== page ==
It is an emotionally harrowing film, but beautiful too and McQueen makes every minute count, which is saying something from me who likes her films 90 minutes and no longer, thank you very much. 12 Years comes in a little over two hours but I didn't notice at all.
To be frank I wasn't looking forward to it. I still have nightmares about an American TV programme those name I can't remember (not Roots) in which Cicely Tyson plays a woman in the 1950s looking back on her life as a slave. And I hate seeing violence - honestly, even if I can write it - and only the thought that at least for Solomon there was a way out of hell kept me going.
The storytelling is intensely visual, loads of scenes without dialogue, and McQueen frames each shot with an artists' eye. Often the point of view is low, often the image is dark or cropped. The landscape of the deep south is lush but horrible, there is no escape, no route out. And most shockingly of all McQueen holds the shot when we think we have had enough. He lingers on faces, on reactions for a long time. He forces us to look at humiliation, and shame, and frustration. Where another director would have cut, McQueen keeps the scene rolling, this life is relentless, brutal and he will make us look.The cast iron narrative of the story may be cut about with flashbacks but is never, ever lost.
To be a slave is never to know where the next injustice is coming from, whether it's a whipping or to be forced to dance in your nightclothes for the entertainment of your owners. It is above all to be reminded that you are property. You have no name - at least not your own name - you have no rights. You are an animal, a chattel, your children will be sold away from you and as your mistress reminds you, you will soon forget them. The anger and frustration Northrup lets out during a grave side spiritual is only one of many truly heart breaking moments.
This was the first film I've seen this year and I think it will be hard to beat. Emotionally, visually, a pitch perfect piece of work. The performances, including Ejiofor, and an Kenyan actor Lupita Nyong'o, were brilliant. Steve McQueen has made, I think, a masterpiece.
A sad little epilogue, while I was looking for stills to add, I found that in Italy the film's distributors' had used posters for the film showing only the white actors, they only changed tack after a protest was staged by Ejiofor and Nyong'o who boycotted an Italian film festival screening. How sad is that. How little has been learnt.
|Dido Belle and her sister Lady Elizabeth|
|Still from Belle|
Catherine Johnsons' latest book is SAWBONES, published by Walker books.
Wow Cathy what a great review. I've been hesitating and hesitating because I'm afraid of getting traumatised. I will watch it now. And thanks for that heads up about Belle. Can't wait to see it. Congrats again for writing such a brilliant book in Sawbones.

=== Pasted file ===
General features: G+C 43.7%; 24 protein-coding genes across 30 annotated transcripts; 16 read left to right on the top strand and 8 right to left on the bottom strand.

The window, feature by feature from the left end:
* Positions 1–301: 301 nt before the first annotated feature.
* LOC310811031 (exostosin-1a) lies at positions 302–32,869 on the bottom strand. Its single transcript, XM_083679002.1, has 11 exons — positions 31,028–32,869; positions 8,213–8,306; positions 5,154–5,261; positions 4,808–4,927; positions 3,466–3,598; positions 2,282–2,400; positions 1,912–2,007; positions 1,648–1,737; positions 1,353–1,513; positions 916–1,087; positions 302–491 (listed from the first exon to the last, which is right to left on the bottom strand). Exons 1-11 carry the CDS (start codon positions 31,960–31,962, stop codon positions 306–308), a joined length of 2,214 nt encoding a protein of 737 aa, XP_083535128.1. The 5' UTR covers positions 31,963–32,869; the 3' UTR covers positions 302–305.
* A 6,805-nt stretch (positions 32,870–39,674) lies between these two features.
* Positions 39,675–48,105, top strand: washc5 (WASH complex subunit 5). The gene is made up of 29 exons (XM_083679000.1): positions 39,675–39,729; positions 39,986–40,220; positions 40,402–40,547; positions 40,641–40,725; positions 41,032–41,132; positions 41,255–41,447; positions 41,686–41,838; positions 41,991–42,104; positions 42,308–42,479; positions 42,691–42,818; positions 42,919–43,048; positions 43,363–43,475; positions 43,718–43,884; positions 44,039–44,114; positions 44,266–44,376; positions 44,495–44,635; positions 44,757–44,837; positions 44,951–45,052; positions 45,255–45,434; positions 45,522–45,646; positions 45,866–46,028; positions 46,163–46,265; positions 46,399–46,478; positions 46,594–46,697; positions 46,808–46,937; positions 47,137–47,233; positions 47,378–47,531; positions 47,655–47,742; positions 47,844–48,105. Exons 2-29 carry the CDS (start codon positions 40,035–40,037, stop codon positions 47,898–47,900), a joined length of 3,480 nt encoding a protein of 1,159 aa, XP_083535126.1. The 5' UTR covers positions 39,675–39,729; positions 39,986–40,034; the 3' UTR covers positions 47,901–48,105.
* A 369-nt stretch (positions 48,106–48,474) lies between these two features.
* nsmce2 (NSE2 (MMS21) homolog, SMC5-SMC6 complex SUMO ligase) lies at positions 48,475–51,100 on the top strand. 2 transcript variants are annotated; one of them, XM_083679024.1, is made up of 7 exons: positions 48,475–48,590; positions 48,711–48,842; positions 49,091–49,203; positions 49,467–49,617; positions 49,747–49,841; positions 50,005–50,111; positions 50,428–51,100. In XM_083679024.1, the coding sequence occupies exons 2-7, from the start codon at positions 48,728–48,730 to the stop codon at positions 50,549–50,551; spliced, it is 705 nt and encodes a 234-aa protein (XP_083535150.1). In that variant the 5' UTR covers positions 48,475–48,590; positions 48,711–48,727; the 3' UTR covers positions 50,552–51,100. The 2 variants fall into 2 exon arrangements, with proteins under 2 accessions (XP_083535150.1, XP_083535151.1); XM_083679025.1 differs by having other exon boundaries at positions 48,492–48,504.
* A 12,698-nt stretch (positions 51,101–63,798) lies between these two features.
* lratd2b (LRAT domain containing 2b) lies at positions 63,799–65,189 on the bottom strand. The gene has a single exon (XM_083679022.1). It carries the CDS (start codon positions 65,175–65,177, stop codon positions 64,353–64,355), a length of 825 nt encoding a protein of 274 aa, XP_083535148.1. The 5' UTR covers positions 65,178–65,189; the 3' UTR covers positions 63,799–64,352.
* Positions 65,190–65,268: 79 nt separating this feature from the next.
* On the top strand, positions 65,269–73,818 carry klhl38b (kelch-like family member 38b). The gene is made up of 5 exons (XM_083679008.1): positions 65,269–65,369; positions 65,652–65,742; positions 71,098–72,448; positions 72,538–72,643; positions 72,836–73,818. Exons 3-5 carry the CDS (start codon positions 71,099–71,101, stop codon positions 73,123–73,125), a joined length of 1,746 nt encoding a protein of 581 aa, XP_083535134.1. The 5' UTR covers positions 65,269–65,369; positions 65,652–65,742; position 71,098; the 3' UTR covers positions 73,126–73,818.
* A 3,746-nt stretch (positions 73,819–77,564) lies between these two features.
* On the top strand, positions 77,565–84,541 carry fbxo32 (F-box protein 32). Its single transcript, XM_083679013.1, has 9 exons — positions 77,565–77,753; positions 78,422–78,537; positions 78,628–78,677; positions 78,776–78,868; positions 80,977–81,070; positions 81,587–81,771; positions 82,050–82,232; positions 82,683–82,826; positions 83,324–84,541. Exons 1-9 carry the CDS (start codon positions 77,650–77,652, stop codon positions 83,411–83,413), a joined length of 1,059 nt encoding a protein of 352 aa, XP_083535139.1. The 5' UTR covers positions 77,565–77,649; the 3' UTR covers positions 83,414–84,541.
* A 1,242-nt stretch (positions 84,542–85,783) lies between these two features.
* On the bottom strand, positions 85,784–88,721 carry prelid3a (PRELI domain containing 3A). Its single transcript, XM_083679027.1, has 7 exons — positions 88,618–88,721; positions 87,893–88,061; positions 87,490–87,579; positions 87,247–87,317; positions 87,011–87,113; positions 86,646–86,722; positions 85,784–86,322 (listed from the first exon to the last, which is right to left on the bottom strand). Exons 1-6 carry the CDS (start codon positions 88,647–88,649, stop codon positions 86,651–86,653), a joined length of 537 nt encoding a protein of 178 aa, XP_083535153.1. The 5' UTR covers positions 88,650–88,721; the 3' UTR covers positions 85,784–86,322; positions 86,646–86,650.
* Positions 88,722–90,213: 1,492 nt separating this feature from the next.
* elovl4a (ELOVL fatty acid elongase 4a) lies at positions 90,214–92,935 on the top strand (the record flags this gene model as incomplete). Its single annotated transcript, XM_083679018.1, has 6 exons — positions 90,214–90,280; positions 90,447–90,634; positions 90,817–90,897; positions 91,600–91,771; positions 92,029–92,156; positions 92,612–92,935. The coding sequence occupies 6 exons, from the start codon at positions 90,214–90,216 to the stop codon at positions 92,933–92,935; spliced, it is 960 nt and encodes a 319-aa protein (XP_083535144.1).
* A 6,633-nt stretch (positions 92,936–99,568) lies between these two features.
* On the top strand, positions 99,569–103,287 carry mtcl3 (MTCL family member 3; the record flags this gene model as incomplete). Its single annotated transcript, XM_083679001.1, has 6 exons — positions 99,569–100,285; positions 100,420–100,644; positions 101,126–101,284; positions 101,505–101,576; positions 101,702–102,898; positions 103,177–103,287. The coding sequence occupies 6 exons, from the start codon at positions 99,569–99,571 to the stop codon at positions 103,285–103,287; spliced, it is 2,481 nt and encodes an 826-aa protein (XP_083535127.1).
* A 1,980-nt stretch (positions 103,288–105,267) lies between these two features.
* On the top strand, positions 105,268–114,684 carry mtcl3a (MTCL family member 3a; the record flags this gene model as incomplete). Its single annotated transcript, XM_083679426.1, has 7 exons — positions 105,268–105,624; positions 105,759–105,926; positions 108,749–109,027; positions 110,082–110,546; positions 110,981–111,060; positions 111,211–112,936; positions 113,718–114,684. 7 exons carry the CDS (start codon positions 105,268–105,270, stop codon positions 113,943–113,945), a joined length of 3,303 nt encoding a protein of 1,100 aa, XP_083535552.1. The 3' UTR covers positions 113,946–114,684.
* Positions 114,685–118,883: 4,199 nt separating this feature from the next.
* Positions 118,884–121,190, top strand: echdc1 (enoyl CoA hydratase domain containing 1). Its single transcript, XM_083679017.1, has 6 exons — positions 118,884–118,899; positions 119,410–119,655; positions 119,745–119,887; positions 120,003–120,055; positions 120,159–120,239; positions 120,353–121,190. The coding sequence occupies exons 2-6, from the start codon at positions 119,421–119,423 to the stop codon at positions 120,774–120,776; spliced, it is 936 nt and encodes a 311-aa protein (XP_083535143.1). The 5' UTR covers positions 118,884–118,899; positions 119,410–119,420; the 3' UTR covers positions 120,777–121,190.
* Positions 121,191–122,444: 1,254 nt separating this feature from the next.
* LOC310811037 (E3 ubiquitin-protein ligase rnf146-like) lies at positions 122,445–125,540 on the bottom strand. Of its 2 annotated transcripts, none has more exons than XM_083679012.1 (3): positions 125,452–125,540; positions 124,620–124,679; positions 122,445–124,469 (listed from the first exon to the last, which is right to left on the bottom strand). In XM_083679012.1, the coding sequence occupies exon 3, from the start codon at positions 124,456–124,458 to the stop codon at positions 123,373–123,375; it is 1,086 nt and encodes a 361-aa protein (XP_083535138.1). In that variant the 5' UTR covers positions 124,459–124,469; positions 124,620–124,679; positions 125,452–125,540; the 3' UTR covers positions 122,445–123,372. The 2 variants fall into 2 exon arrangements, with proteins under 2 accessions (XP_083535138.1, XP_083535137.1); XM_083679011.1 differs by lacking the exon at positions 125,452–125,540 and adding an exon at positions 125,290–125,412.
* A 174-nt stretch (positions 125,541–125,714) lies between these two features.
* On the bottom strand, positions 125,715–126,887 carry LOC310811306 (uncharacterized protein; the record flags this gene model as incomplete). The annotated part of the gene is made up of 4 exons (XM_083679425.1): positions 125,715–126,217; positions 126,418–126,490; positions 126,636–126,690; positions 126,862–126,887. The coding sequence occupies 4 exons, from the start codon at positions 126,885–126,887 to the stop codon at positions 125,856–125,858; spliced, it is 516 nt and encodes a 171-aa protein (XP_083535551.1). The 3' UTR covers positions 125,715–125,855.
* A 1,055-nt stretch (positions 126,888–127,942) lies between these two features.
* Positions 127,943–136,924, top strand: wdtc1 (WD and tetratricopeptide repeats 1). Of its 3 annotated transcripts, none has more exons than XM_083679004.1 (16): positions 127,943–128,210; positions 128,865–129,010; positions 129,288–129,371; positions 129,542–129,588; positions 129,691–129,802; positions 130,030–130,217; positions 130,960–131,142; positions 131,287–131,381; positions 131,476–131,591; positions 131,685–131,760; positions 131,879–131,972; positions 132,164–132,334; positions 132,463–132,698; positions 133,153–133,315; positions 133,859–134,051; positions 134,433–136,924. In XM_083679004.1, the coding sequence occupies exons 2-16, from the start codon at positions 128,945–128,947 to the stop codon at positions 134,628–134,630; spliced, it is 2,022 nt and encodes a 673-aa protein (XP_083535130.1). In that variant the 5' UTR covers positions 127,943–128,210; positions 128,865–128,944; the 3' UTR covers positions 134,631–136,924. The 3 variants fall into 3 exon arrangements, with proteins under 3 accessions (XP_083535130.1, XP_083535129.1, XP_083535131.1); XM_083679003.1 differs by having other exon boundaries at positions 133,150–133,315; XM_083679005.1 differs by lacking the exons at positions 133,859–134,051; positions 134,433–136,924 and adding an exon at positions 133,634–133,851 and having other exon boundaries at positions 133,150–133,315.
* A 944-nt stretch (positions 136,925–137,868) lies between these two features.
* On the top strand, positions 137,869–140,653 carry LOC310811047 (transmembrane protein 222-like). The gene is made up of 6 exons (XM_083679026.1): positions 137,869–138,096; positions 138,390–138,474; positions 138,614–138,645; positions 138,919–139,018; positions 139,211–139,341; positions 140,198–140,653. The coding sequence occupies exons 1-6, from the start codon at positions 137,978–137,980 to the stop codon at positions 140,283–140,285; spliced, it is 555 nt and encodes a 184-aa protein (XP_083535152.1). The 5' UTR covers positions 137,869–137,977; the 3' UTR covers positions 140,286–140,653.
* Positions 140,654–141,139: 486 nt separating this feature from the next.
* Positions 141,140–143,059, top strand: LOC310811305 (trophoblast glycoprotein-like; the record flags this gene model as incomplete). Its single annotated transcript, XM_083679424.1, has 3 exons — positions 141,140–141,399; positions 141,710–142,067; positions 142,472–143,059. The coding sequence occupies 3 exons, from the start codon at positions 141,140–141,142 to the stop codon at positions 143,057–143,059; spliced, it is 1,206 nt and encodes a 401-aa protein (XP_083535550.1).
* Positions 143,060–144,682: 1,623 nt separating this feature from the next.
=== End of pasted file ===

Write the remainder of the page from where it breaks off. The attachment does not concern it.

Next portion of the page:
Candy it is So worth it xc
I found this review absorbing and thought-provoking;it set off so many trains of thought. I do want to see Belle, btw. Her story is so fascinating, given that her uncle and guardian issued that judgement, albeit reluctantly, that made anti-slavery campaigners believe slavery had been abolished.n It's the reluctance that I find interesting; he was granting to a mixed-race relation the kind of care that was not unusual for an out-of-wedlock offspring - they were often brought up in the family - but for such a one to be mixed-race does stand out. But he was reluctant to pronounce unambiguously in the Somersett case (the issue being, whether a slave could be considered to be legitimately held as a slave in Great Britain itself.) But of course, there were huge commercial pressures on him. Anyway, really interesting to hear about the upcoming film, and a great review. The Italian poster story is shocking, though. Oh, dear.
ps: when I saw the film's title, I thought it was about Olaudah Equiano. His story would make a great film, too, wouldn't it?
Great review, Catherine. I do want to see this film.
I have been reading about the Somerset case myself this week, and so have been thinking about the film. Your review is very persuasive, Catherine. I was worried about seeing it, but now I feel that I absolutely should and must. and will.
PS Chiwetel Ejiofor was THIS far away from me as Patrice Lumumba in the Young Vic's 'A Season in the Congo' last summer. The stage and the stalls were pretty much interchangeable in that energetic production.
Lucky you Michelle!
I saw it last night. I too was worried (especially as I know someone who had had to leave, she found it so upsetting). But I'm so glad I went. It is so well crafted. When we came out, my partner and I weren't really able to talk much about it (very unusual!). We just came home and sat quietly with each other. It's the kind of film that will stay with you for hours, days, weeks...
Riveting review for what is clearly a riveting film. Thank you.
I think I shall view it on dvd, where it's not SURROUNDING me, and where I can cuddle a dog, and get up and interrupt the thread, that is how I cope with harrowing things...Must check when it will be out.
wow . shouldn't comment on this one but what a unique story. so do i will watch it. as history is party of my daily route-in now days. www.historicsafaris.co.uk
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